Surface Processes in Deserts
The same geologic processes operate in deserts as in other more humid climates. The difference is the intensity to which the processes act.
- Weathering and Mass Wasting
- Deserts have little soil because moisture is so low and the rate of chemical weathering is slow.
- Little plant life because of lack of soils and water. Plants tend to hold soil and fine-grained rock fragments in place.
- The desert surface is dominated by mechanical weathering processes. If we compare the surface features of deserts with those in humid regions, we find that:
- deserts are dominated by rock falls, rock slides, and the accumulation of coarse grained material, and generally have steeper slopes.
- humid regions have soil and fine-grained regolith covering slopes, with creep being the dominant mass-wasting process, resulting in curved gentle slopes.
- Streams and Fluvial Landforms
- Alluvial Fans and Bajadas - An alluvial fan forms where a mountain stream enters a broad flat valley and deposits sediment as its velocity decreases on entering the flatter valley (see chapter 9). When a linear mountain range has several closely spaced valleys, the alluvial fans may coalesce to form a gentle undulated slope on the sides of the bounding lowlands. Such coalesced alluvial fans are known as Bajadas.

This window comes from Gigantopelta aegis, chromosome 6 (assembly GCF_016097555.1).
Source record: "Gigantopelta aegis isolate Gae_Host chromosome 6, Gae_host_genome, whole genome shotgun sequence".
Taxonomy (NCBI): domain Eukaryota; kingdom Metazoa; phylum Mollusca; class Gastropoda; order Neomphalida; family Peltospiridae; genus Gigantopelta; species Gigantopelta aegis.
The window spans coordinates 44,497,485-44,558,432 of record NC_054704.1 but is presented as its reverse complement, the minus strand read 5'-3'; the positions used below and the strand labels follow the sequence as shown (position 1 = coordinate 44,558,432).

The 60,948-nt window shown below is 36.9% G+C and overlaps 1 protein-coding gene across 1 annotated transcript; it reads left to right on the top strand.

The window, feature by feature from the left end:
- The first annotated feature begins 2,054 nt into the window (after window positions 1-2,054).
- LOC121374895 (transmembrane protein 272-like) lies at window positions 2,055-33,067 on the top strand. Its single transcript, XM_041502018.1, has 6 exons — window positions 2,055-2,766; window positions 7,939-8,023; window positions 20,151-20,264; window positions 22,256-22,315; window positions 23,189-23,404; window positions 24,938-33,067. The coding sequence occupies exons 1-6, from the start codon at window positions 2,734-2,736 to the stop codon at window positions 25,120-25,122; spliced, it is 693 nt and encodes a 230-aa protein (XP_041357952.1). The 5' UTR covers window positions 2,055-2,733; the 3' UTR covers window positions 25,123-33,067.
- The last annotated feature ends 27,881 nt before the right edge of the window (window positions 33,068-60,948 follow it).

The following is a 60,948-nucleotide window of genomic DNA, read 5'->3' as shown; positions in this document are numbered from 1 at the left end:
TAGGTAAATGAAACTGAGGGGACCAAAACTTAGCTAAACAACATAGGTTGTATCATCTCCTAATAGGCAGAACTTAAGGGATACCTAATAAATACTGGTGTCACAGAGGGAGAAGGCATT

- Pediments - A pediment is broad bedrock surface with a gentle slope away from highlands. With distance away from the highlands the pediment passes beneath a thin cover of alluvial sediment derived from erosion of the pediment. The highlands remain as residual hills as the pediment matures.
- Playa Lakes - Standing bodies of water like lakes are rare in desert regions because rainfall and input from streams occurs only intermittently. Lakes that do form during the rare periods of rainfall, quickly evaporate, leaving a dry lake bed behind. Playa Lakes (also called dry lakes) are formed in basins of internal drainage. The lake beds often consist of salts (evaporites) that were carried in by streams and precipitated during evaporation. These precipitated salts give the dry lake bed a white color resembling a beach (playa means beach in Spanish).